How status matters? Economic integration and citizenship inclusion
Join us for the next session of the Migration Working Group with these presentations:
The occupational attainment and career progression of Iraqi immigrants admitted under different categories in Sweden by Julie Fournier, PhD researcher, Department of political and social sciences (EUI)
Discussant: Henrik Emilsson, Malmö University
How does the category of admission influence the occupational attainments and trajectories of immigrants? Besides their primarily selective aim, categories of admission (e.g. refugee, labour immigrant and family reunion) also come with different rights and opportunities once immigrants have settled at destination. Using detailed longitudinal data from the Migrant Trajectory collection of the Swedish registry and growth-curve analysis, I compare the occupational attainments and progression of Iraqis admitted between 2001-2015 in Sweden across category-of-admission groups. Results show that Iraqi immigrants generally start working in unskilled to skilled manual worker occupations and experience very limited progression. Labour immigrants, who need a job contract to be admitted, enter the labour market at a lower occupational level than refugees and their family. Their trajectory then stagnates during the first four years in Sweden while their residence permit remains conditional on being employed. Temporary and conditional permits thus appear to impede occupational progression. The categorical distinctions drawn based on the initial context of migration therefore durably ease the labour market integration of certain groups while hampering the process for others.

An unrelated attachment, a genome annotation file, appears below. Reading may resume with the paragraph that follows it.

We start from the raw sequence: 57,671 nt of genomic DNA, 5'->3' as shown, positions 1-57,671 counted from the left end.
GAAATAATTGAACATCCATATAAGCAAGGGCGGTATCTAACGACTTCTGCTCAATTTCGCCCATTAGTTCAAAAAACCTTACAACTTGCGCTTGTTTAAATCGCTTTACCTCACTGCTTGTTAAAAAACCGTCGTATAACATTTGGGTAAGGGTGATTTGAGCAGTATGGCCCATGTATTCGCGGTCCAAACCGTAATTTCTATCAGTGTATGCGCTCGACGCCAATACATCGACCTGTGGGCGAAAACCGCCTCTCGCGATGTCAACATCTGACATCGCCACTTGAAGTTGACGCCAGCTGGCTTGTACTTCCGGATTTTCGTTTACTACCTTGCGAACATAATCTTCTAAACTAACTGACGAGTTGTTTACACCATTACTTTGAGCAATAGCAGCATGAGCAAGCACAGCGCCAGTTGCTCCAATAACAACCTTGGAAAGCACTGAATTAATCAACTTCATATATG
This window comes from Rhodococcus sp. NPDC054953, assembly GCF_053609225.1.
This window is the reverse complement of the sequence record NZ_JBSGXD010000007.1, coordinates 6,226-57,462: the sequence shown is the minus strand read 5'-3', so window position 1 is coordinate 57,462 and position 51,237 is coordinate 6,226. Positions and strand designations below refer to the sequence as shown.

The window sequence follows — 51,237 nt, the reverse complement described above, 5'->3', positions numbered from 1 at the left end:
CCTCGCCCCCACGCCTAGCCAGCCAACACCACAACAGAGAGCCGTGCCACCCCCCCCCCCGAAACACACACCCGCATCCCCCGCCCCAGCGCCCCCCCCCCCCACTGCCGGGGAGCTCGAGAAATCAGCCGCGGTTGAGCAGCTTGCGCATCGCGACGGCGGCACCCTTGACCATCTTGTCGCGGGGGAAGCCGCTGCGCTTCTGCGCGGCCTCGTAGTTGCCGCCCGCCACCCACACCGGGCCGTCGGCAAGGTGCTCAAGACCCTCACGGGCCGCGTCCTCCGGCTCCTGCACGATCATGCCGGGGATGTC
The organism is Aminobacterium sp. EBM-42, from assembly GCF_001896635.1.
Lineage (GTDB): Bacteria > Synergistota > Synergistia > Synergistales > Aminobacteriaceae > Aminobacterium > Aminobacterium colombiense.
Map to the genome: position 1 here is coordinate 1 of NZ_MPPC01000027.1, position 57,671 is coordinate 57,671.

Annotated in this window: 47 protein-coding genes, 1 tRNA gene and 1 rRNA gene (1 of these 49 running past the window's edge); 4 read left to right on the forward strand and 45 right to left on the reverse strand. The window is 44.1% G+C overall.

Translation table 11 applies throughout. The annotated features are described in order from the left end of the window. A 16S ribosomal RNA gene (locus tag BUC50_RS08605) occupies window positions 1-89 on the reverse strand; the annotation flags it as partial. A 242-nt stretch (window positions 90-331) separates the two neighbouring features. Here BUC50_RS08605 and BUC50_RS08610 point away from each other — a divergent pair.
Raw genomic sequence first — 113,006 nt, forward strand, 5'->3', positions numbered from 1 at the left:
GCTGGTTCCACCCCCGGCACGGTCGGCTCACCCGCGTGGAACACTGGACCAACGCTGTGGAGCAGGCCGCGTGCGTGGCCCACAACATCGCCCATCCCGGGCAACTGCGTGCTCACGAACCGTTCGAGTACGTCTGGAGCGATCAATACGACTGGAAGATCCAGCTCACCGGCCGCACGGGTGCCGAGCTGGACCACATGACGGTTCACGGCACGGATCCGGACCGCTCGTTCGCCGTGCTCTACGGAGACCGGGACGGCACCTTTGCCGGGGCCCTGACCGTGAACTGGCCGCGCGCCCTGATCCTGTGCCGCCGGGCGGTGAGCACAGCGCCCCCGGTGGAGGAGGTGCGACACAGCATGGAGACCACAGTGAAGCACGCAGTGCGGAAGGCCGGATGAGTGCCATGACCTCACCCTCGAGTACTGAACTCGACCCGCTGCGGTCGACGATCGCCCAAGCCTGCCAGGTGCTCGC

Conditional support of birthright citizenship for immigrants’ children despite partisan differences by Victoria Donnaloja, Max Weber Fellow (EUI)
Discussant: Eroll Kuhn, Max Weber Fellow (EUI)
Whether the children of immigrants should be granted citizenship based on their birth in the country has been much debated across continental Europe, where citizenship is traditionally attributed at birth through descent only. While political opposition to such inclusive measures rests on assumed electoral opposition, public attitudes on this question remain remarkably underexplored. In this paper we draw on evidence from a choice-based conjoint survey experiment in Italy, a European country with a longstanding political debate on how to address the inclusion gap concerning over one million children of immigrants without Italian citizenship. We test pre-registered expectations derived from sociological and economic theories on attitudes to immigration by investigating which parental characteristics make granting citizenship at birth to children more acceptable and how attitudes vary by political background, education and age-category of respondents. The results indicate that public attitudes on this policy issue are influenced by both ascriptive and performative characteristics of migrant families and vary by respondents’ partisan background. Yet, overall, there is conditional support for birthright citizenship, suggesting that minimal policy reform is less controversial than sometimes assumed.
Chair: Ophelia Nicole-Berva, PhD researcher, Department of Political and Social Sciences (EUI)